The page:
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Former K-1 Head Kazuyoshi Ishii Making Headlines in Japan Again

Ikumi Yoshimatsu

Former K-1 owner and founder Kazuyoshi Ishii is making waves in Japan again, only this time outside of the ring.

In December, Ikumi Yoshimatsu, the current Miss International, filed criminal and civil charges against one of Japan’s most powerful talent agencies’ executives for stalking her and attempting to ruin her career.

Yoshimatsu filed the complaint against Genichi Taniguchi, a powerful executive with the talent agency K-Dash and president of the firm Pearl Dash.

Ishii entered a meeting and demanded Yoshimatsu ride with him to the most powerful talent agency in Japan, Burning Productions. Ishii then introduced her to "the Don" of the Japanese entertainment industry, Ikuo Suho. Burning Productions has a tainted past and in 2007 was listed as a client company of the Yamaguchi-gumi.

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Pat Barry Returns to Kickboxing; The Good, the Bad and the Ugly

Pat Barry

Earlier this week UFC fighter Pat Barry announced his retirement from MMA and the UFC, that the UFC had granted him a full release and that he intends to keep fighting, just not where he needs wrestling. This means, by name, that he called out Kickboxing as his intended target and what better time for Pat Barry to consider Kickboxing? When Pat Barry was Kickboxing before his choices were limited, as he fought in the WCL and in K-1 USA events, which had very limited appeal. Kickboxing in 2014 is a whole different world.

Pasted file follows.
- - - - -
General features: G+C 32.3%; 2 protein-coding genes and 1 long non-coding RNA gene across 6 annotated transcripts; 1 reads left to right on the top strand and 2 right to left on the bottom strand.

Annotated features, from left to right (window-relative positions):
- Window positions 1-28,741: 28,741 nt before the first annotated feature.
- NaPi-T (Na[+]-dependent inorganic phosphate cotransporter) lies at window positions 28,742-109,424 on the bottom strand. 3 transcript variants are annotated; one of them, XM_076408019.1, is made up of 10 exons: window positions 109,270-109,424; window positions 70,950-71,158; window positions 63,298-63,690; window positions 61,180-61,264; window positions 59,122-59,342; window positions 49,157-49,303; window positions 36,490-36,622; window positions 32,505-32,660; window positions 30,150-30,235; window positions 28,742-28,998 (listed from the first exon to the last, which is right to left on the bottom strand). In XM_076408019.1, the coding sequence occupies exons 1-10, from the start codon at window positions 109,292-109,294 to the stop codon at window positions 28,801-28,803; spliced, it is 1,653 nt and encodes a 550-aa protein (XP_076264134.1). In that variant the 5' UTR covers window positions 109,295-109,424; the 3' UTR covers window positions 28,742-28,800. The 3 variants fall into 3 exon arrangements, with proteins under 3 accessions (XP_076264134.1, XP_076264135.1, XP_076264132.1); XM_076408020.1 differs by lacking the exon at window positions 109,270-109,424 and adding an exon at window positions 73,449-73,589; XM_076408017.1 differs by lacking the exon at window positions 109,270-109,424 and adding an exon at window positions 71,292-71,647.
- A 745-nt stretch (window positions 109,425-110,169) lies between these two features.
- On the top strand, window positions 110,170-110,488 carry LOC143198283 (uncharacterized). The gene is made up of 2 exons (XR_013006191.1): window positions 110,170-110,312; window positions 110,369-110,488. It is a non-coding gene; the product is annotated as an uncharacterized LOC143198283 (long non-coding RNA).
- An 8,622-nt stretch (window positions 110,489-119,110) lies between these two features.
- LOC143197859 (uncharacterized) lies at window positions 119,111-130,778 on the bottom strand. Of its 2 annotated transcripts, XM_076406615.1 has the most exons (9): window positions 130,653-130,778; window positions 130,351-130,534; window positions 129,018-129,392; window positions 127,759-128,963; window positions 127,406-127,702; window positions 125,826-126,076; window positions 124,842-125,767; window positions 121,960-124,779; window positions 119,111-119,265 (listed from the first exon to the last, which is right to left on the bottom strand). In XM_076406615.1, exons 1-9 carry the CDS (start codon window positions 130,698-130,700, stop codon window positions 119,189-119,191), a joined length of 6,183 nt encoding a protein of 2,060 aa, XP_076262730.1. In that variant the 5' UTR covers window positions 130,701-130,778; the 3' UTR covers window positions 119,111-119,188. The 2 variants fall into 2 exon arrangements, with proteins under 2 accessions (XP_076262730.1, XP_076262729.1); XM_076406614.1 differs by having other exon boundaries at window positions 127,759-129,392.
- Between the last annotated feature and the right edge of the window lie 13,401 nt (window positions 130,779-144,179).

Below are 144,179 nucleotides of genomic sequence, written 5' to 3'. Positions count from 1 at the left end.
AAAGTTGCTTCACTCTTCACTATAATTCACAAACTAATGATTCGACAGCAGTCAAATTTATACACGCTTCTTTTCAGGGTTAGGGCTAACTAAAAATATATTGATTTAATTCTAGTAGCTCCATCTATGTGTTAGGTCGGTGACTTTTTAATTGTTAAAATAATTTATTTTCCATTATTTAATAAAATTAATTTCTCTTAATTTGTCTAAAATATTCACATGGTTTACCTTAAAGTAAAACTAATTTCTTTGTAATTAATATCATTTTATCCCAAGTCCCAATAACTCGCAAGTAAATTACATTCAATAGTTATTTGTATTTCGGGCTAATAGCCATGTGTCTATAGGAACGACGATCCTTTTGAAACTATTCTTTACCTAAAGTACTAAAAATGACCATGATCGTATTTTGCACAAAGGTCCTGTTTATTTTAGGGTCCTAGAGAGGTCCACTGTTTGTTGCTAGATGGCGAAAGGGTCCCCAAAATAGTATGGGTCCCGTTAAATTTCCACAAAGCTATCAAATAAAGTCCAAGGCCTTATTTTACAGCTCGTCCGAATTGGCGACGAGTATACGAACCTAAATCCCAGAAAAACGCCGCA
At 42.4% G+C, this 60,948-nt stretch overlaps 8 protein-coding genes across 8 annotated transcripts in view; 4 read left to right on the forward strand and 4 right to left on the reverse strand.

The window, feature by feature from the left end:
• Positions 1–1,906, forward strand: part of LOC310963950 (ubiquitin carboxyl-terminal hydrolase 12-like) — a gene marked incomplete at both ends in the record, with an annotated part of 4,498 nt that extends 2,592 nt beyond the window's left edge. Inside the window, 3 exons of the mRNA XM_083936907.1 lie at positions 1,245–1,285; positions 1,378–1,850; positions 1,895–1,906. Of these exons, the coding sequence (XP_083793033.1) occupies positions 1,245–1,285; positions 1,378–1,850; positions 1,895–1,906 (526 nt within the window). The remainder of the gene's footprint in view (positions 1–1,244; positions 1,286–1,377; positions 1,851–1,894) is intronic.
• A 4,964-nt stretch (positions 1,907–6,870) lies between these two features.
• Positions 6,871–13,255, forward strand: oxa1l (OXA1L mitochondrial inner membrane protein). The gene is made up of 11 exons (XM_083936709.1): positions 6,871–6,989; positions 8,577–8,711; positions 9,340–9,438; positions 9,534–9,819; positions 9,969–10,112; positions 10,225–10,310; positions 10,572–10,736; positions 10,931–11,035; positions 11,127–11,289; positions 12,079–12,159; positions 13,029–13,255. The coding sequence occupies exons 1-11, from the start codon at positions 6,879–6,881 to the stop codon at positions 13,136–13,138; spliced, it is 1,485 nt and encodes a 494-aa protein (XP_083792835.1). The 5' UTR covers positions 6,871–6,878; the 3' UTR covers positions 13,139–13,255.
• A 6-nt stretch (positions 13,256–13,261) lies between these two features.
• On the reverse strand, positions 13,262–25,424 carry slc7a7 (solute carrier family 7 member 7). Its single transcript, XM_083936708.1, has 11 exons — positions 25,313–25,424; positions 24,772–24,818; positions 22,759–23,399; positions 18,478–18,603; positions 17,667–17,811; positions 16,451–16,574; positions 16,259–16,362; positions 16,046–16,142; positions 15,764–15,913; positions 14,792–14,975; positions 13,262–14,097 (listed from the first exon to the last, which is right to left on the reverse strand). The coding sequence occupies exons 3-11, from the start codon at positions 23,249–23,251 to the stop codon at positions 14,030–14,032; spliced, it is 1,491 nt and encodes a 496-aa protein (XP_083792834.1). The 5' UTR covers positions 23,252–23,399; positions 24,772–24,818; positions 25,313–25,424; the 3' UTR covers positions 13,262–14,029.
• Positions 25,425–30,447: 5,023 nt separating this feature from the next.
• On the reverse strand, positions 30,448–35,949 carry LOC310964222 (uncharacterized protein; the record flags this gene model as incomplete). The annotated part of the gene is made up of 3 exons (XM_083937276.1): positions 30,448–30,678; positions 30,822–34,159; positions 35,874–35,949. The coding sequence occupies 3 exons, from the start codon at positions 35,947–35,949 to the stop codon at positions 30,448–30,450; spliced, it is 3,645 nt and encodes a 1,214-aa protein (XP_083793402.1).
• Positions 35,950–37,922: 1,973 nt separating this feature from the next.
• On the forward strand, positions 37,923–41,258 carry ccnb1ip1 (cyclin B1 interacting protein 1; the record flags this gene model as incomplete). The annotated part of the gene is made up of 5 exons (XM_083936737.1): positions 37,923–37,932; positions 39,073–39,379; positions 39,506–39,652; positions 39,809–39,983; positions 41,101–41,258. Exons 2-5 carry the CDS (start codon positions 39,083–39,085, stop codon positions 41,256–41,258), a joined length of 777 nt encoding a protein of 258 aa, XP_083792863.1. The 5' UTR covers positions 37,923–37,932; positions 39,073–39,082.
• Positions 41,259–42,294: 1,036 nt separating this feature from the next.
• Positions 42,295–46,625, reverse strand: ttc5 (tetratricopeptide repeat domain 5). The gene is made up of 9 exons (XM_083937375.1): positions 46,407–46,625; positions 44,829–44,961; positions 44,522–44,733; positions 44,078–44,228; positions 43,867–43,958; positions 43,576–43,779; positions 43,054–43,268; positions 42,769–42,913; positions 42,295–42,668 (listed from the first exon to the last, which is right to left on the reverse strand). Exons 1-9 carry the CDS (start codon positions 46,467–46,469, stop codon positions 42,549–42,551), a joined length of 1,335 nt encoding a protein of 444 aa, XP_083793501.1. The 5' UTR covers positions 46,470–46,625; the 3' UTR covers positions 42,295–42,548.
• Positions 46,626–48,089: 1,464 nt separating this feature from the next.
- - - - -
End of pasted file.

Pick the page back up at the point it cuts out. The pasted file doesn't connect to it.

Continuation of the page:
The question is, while a return to Kickboxing in 2014 is the right move for Pat Barry, what does it mean for the sport of Kickboxing?

The Good

Pat Barry has appeared on twelve UFC events over the past few years and built up quite a reputation and following here in the United States. To say that Pat Barry will bring eyes to whichever organization he chooses is an understatement, because Pat Barry will bring eyes and mainstream (MMA) media coverage, something that Kickboxing has to claw for here in the United States. Pat Barry has also always been an undersized Heavyweight in the UFC, but in Kickboxing he’d be more in line with the rest of the division, or with GLORY having a burgeoning Light Heavyweight division he could easily end up at Light Heavyweight and feel at home.

The Bad

Pat Barry washed out of the UFC, let’s be honest here. He’s leaving behind an 8-7 career that includes him being Knocked Out a total of four times. Pat Barry might not like grappling and looks to leave wrestling behind, but not all of those losses were on the ground, either, some were standing up and not exactly against the best guys the UFC had to offer. No doubt a major Kickboxing organization is going to pick Pat Barry up, but they have to really take into account how they market him, because Pat Barry is a very exciting fighter but to sell him as a world beater will make the promotion and the sport look weak in comparison, that a 5-7 UFC fighter can come in and clean up in a different sport.

The Ugly